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Fact Check: Would shortening the length of Rainbow Serpent Festival reduce harm?

Hannah Francis from The Age wrote a piece entitled “Police want to cut length of Rainbow Serpent Festival following death of 22-year-old”. How would a shorter festival have prevented this tragedy and might doing so actually increase harm?

Rainbow Serpent Festival’s (RSFs) gates opened for the 20_year celebration at midday on Thursday the 26th of January 2017. Opening midday on the Thursday of Australia Day weekend has been the festival’s format for years. Yet The Age author incorrectly wrote that it “ran for one day longer than usual this year”. Having music play on the Thursday, from 5pm-midnight, was a first though. Conversely, the festival’s entertainment schedule has been cut short over the past two years to encourage people to rest earlier on Monday night to mitigate fatigue among Tuesday’s exiting patrons, and this is an example of the organisers’ ongoing commitment to their impaired driving initiative.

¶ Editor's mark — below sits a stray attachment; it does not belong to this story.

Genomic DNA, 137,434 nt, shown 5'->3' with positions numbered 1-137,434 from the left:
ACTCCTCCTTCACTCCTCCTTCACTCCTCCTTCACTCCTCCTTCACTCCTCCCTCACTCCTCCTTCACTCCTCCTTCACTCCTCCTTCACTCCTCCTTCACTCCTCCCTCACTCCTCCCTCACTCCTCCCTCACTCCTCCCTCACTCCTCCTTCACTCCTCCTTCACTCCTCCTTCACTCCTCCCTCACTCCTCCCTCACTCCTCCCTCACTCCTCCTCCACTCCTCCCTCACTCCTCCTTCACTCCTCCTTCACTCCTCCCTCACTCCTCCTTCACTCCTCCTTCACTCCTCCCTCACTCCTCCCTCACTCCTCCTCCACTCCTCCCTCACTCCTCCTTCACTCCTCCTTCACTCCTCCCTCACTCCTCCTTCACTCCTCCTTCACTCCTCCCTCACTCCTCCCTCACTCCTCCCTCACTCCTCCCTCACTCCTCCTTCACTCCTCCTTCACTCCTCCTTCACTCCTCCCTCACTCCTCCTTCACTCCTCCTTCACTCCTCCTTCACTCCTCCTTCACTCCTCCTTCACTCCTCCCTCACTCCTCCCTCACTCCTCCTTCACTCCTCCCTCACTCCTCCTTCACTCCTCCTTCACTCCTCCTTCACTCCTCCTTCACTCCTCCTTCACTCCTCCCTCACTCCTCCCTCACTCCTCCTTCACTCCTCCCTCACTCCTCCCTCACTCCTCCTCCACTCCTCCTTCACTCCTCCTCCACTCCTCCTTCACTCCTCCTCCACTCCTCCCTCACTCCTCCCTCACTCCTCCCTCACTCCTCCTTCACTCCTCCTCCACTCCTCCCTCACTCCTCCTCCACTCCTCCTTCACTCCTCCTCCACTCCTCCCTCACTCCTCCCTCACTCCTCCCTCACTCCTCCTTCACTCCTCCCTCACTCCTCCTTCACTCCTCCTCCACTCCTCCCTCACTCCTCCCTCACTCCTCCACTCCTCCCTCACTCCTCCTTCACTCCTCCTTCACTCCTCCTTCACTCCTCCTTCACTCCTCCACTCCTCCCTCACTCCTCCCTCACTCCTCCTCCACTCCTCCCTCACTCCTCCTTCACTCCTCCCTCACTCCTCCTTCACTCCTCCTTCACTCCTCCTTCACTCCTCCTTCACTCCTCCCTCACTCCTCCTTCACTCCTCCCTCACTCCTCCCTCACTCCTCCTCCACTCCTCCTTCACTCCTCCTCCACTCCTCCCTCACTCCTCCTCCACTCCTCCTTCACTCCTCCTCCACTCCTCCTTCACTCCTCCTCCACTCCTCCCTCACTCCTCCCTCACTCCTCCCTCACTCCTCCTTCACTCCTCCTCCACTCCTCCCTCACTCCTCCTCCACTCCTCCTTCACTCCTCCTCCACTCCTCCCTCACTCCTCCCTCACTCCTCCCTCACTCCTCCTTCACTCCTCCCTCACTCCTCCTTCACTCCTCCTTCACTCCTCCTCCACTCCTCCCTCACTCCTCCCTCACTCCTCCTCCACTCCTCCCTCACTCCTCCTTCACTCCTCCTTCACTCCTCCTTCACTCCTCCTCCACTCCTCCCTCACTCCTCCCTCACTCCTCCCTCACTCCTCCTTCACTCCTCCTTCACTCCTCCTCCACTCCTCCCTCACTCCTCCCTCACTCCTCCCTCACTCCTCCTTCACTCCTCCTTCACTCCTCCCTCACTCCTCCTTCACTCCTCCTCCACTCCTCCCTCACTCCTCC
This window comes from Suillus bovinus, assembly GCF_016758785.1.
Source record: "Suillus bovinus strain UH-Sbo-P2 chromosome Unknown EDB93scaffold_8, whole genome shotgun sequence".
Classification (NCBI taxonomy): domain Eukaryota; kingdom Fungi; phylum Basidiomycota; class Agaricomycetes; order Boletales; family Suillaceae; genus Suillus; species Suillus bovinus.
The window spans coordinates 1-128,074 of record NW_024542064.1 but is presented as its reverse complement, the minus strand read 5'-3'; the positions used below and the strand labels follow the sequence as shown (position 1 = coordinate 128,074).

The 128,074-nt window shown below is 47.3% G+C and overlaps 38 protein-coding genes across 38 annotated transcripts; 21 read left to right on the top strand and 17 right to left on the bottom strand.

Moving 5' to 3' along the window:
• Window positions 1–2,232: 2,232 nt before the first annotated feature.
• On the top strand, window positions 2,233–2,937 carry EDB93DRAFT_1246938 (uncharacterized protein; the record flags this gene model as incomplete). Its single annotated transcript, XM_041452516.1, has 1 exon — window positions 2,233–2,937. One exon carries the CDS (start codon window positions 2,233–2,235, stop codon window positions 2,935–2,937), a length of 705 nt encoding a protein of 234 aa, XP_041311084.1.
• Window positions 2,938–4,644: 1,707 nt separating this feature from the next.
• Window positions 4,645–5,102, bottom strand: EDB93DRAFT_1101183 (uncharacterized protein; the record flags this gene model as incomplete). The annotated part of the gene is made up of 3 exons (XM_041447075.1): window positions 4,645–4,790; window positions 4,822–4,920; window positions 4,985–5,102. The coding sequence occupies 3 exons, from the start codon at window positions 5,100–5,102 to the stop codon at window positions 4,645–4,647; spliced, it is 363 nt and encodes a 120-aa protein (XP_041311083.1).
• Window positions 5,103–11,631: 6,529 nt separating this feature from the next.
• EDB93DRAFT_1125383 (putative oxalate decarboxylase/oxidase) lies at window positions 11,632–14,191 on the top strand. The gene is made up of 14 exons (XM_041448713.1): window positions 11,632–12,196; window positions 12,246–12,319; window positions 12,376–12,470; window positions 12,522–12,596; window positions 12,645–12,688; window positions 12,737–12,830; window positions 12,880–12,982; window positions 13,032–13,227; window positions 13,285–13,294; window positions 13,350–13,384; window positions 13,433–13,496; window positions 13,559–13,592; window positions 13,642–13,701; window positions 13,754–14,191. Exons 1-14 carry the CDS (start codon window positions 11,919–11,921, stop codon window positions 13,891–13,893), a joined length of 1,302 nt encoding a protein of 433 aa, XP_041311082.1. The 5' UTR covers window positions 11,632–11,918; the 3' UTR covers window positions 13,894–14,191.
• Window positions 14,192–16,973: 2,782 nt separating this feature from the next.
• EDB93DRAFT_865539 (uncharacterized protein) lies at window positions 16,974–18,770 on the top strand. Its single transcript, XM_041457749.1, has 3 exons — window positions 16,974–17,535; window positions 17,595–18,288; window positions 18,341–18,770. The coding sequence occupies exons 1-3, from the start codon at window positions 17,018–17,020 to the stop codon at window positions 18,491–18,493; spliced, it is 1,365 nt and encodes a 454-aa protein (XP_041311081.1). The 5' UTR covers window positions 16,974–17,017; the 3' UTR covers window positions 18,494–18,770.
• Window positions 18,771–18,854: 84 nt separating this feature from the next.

By turning off the music earlier, it gives patrons more time to recover before safely driving home.

Supt. Andrew Allen was quoted in the Victoria Police media statement released 31 January: “Every year more and more police resources are required at this extraordinarily high-risk event”. While Hannah Francis‘s article captured the sentiment of the original police statement, she misquoted the statement. For example: “…Allen said the festival posed ‘extreme risks’ to other road users”. I paid to gain access to Victoria Police’s Corporate Statistics regarding the roadside operation targeting RSF in 2016:

  • Between 25-27 January 2016, at Lexton and Beaufort, police conducted 403 preliminary oral fluid tests (using Pathtec Drug Swipe II Twin, to test for traces of meth/amphetamine and THC)
  • 40 drivers gave a preliminary positive result at the roadside (they were not “arrested”). It then takes about a month to get the lab-confirmed results.
  • 34 drivers were confirmed positive for traces of those prescribed substances in their saliva after a secondary sample was sent to the laboratory.